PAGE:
E.F. Schumacher was born in Bonn, Germany but his childhood and youth was spent in Berlin where his father was Professor of Economics. After experiencing hyper-inflation in 1920s Germany, he left Berlin in 1929 as a Rhodes Scholar to study economics at Oxford University, England and Columbia University, New York. Returning to Germany in 1934, he decided that Hitler’s Germany was not for him. In 1936 he and his new wife left for England where they remained until the end of the war. Wartime was a formative experience. He was interned briefly as an enemy alien and then spent several years as a farm labourer, using the evenings to develop various economic ideas until he found employment at the Oxford Institute of Statistics. He wanted to be involved in Germany’s reconstruction after Hitler’s defeat.
At this stage Schumacher thought on a grand scale. He applied his essentially Keynesian economics to formulating what he called his ‘world improvement plans’. He met Lord Keynes and senior government figures and wrote leaders for British national newspapers. He thought of himself as a scientific rationalist and admired Marx. When he returned to Germany in 1945, however, (joining the British Control Commission as an economist in 1946), the question of why a cultured and civilised country like Germany had succumbed to the evil of Nazism confronted him. It was not a question that scientific rationalism and Marxism could answer. He had to look elsewhere; a search that changed his life and way of thinking.
In 1950 he moved back to England to work for the British National Coal Board as Economic Adviser (and later Director of Statistics), a post he was to hold for the next 20 years. Here he recognised the crucial role of energy in all economic activity. As early as 1955 he began to warn against a world dependence on oil. At the same time he began to explore the possibility that truth went beyond what science could prove. Reading avidly on his daily train journey to and from work, his visits to Burma in 1955 and India in the early 1960s convinced Schumacher that Western technology was not the answer to world poverty. In 1965 he founded the Intermediate Technology Development Group (now Practical Action) to identify and provide appropriate levels of technology for developing countries.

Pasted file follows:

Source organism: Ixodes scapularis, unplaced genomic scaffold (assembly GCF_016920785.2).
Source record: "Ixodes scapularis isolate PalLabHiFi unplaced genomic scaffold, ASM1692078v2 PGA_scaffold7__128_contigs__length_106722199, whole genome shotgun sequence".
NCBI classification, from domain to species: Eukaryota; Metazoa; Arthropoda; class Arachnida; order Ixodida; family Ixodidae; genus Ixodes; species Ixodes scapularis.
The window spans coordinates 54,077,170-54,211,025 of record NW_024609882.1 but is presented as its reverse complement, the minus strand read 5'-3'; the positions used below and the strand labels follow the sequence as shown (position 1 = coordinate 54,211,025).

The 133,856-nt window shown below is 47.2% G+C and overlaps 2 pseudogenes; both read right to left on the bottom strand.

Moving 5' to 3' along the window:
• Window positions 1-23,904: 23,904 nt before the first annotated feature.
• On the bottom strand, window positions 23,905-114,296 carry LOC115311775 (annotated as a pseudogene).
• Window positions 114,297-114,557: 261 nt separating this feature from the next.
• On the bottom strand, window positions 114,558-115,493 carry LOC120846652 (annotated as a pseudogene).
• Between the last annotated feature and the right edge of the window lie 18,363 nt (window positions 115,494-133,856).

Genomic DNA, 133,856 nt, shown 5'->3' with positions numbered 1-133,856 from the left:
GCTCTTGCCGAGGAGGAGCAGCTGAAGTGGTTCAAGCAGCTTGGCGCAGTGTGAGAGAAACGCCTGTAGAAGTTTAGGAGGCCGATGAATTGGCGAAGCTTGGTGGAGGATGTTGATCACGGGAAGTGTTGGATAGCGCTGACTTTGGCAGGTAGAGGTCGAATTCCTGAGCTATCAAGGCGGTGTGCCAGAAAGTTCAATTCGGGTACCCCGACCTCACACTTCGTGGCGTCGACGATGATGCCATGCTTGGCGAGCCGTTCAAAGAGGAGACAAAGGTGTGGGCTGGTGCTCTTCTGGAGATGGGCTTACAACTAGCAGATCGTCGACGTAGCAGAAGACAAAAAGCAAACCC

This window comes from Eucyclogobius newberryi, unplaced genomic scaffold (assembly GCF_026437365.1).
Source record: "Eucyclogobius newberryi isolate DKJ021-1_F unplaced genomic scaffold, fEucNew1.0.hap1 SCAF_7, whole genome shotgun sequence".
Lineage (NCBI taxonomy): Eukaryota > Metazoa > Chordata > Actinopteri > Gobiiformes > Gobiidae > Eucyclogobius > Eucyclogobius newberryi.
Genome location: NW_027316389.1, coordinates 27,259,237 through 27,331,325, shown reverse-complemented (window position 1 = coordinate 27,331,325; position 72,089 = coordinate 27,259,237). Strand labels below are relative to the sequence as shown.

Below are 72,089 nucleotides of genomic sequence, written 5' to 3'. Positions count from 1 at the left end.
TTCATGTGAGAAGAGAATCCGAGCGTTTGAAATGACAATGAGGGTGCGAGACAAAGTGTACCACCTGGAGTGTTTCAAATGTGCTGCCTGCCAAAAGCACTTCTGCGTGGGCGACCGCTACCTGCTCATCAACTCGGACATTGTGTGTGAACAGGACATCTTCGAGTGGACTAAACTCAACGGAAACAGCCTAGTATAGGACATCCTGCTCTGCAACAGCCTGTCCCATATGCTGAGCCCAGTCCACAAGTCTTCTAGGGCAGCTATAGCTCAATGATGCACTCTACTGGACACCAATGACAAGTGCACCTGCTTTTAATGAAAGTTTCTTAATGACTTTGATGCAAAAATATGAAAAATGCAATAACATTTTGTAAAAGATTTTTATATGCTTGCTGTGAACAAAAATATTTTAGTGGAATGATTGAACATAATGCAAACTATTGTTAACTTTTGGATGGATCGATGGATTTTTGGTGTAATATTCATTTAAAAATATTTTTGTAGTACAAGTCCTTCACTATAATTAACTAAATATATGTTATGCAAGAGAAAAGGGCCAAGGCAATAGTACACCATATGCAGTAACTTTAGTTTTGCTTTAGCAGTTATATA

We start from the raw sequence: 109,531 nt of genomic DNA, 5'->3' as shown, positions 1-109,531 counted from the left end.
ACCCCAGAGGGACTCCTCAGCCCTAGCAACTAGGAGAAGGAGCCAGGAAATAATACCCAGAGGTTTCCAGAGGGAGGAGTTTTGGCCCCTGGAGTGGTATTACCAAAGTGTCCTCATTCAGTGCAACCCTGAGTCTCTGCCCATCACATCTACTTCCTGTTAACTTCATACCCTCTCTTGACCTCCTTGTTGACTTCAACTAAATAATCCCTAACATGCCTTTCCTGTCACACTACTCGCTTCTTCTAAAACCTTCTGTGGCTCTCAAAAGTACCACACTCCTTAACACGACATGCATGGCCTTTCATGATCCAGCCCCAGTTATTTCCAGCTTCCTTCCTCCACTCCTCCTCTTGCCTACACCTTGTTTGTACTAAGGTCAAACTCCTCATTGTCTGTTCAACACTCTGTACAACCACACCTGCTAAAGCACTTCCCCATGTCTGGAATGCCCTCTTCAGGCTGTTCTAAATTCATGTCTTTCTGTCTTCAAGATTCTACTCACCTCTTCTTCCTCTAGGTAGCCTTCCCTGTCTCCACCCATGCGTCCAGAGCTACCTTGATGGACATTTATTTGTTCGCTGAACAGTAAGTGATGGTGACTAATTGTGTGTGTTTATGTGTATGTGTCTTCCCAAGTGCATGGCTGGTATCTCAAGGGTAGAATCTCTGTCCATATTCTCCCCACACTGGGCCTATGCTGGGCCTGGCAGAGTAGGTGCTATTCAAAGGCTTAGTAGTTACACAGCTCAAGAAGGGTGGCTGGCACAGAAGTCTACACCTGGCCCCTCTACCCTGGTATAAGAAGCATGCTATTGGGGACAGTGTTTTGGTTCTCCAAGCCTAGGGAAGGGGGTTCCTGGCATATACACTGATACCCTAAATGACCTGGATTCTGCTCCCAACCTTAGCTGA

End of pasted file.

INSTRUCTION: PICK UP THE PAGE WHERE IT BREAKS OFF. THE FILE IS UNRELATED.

In 1970 Schumacher left the Coal Board to devote himself to writing and lecturing. By this time he had become a leading voice in the emerging environmental movement, warning not only about a future energy crisis but also about the consequences of agricultural and industrial pollution. He travelled constantly and was sought out by heads of state and leading industrialists as well as many groups of alternative thinkers.
His key ideas are contained in his books Small is Beautiful and A Guide for the Perplexed, and, published post-humously, Good Work and This I Believe.
He died suddenly in September 1977 shortly after making the film 'On the Edge of the Forest'.